Specialist Training For Counsellors
Specialist counselling skills deal with a huge range of issues and difficulties that require a more focused approach of counselling. The specialist areas covered, by this form of counselling, include relationship and marriage, bereavement, drug addiction, alcohol abuse and AIDS, to name but a select few. This level of counselling training is generally aimed at those individuals, and professionals, already working in counselling, and provides these practitioners with additional skills and knowledge that they can use within their personal practice.
Foundation BuildingCounselling Skills students may decide to add specialist counselling skills to their portfolio, once they have attained a course pass and accreditation. An Introductory Counselling Skills course offers a firm foundation for individuals wanting to build a progressive career in the field of counselling. Without a sound understanding of the important basic aspects of counselling students will find it difficult to think reflectively, and to develop supportive skills that will enable them to successfully provide clients with the level of care and attention they will expect.
Career DevelopmentAs the interest in counselling increases, and the number of available job opportunities decreases, qualified counsellors are beginning to add a selection of additional, and complementary, counselling skills to their list of accreditations. Being able to offer a variety of counselling skills, to an employer, opens the door on many more opportunities. Counsellors may also consider seeking employment that combines counselling skills with social work or education.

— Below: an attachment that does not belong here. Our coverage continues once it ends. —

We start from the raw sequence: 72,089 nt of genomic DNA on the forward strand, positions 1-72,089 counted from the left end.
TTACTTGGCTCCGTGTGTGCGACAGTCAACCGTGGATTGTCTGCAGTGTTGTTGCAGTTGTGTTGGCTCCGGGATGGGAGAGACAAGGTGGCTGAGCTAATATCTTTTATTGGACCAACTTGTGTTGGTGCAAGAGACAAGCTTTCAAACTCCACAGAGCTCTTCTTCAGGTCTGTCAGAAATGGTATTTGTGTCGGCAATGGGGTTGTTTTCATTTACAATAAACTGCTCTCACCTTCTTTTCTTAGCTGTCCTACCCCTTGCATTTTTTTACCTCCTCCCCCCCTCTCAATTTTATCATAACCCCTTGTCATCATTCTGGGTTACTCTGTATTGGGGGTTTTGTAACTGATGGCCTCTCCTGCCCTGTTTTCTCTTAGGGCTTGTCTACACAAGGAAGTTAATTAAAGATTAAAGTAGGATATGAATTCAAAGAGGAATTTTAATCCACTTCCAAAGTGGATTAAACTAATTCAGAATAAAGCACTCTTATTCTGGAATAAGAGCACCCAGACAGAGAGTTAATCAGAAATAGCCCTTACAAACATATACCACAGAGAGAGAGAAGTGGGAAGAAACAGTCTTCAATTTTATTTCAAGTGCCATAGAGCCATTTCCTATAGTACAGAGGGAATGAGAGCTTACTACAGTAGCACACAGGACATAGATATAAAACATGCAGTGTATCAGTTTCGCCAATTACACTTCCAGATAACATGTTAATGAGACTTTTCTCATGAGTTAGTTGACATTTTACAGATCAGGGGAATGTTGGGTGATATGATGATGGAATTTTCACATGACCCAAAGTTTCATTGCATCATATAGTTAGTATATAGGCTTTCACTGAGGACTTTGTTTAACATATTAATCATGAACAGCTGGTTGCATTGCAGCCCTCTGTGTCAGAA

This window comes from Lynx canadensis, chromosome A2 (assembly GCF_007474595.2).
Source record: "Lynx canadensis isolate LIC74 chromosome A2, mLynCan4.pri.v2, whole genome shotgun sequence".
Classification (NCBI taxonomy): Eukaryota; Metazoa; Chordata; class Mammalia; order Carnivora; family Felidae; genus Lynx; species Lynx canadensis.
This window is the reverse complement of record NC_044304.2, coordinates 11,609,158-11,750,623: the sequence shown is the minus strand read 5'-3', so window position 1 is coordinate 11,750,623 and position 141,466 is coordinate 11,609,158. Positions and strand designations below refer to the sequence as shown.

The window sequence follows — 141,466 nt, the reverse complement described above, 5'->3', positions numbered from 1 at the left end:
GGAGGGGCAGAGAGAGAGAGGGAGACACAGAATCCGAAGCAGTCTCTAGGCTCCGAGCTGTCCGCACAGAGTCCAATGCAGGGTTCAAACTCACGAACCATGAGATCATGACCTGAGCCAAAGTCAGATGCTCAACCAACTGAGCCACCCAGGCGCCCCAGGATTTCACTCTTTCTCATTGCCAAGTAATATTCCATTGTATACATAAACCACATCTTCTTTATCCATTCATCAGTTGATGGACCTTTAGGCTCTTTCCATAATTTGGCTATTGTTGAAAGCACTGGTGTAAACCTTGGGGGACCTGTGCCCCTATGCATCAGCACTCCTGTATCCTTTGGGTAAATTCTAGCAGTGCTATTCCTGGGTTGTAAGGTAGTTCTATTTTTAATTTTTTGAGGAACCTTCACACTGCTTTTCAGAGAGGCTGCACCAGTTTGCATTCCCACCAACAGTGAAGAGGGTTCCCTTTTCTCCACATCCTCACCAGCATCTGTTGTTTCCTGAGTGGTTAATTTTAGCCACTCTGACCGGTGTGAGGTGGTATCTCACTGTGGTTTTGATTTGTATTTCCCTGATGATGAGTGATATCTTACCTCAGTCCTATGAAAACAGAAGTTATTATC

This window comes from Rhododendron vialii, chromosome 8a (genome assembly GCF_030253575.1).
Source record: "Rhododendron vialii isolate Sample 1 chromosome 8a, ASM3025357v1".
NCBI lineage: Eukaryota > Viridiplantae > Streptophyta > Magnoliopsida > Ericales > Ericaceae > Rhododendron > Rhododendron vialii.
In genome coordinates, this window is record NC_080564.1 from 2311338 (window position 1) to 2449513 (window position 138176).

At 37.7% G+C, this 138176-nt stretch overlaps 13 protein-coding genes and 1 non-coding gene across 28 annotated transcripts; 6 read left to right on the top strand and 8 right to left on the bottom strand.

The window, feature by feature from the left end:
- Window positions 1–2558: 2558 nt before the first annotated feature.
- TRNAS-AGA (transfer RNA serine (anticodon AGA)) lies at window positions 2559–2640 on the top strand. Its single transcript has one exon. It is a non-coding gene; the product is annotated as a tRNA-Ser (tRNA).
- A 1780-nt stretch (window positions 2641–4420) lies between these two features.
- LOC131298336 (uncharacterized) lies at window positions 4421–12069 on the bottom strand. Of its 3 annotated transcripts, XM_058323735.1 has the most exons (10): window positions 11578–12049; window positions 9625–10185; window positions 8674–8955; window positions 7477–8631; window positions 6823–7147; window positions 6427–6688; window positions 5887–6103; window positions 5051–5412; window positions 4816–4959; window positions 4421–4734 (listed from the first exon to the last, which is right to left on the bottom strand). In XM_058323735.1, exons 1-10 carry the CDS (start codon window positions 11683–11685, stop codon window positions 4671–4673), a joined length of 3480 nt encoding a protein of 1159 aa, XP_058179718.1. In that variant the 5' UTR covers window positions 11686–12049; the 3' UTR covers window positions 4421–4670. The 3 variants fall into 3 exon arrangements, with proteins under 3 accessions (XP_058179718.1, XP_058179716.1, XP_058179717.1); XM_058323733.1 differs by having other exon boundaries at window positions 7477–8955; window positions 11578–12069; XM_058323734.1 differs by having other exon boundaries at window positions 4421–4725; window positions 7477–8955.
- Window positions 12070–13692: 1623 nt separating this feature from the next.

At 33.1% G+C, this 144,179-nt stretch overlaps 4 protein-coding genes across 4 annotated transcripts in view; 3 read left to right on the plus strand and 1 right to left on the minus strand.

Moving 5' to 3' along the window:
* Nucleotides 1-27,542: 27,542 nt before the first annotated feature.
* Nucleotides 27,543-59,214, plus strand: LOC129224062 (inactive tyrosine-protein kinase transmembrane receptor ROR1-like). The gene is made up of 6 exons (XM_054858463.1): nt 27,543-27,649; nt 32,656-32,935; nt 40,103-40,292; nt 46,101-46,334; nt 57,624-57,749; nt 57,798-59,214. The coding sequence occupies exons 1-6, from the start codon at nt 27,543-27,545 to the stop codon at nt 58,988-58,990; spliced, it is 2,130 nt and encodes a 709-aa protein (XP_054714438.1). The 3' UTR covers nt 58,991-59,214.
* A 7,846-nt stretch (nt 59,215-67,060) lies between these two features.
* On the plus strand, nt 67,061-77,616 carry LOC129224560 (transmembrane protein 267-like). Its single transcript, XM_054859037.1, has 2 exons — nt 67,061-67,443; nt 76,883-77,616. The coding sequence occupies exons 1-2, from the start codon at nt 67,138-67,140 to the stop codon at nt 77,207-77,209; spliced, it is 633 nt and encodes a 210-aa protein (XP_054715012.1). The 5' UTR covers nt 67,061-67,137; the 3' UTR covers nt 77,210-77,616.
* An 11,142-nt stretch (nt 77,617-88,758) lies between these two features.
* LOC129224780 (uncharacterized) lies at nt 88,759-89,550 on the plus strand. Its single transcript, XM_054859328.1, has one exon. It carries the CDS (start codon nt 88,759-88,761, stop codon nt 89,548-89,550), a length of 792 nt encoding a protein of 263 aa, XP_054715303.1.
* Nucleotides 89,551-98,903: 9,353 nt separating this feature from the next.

Skills ExpansionThe acquisition of specialist knowledge, in almost any field of employment, can be draining, time consuming, challenging and costly. Yet to increase personal skills, and therefore the chance of progressive employment, a trained counsellor must be willing to expand their skills considerably. Committing to further training is something that needs to be carefully considered, as many courses require a student to concentrate on a great deal of coursework and training before gaining another qualification.
An Addictive Behaviour Counselling qualification, for instance, would require a commitment of a year’s work and full-time attendance. This type of course would provide a good grounding in dealing with clients presenting addiction problems, but requires a lengthy period of commitment from a counselling student. This type of course is directly aimed at counsellors, and professionals, who are already working in the field, and can demonstrate a high level of understanding of the key attributes of counselling. Extra qualifications also demand a minimum of set hours, which are to be spent on coursework and supervised duties.
Training RegimeSome Specialist Counselling training programmes are condensed into a shorter period of time, but provide all the relevant background and training required to reach accreditation level. Specialist Counselling skills can also be acquired on the job, whilst volunteering for an organisation that provides the type of counselling support a student is interested in finding out more about.
The confidence and ability to work with a variety of people will also help a student settle into a volunteer position, where they will gain experience in related fields. Experienced counsellors will also be on hand to provide support and ongoing supervision.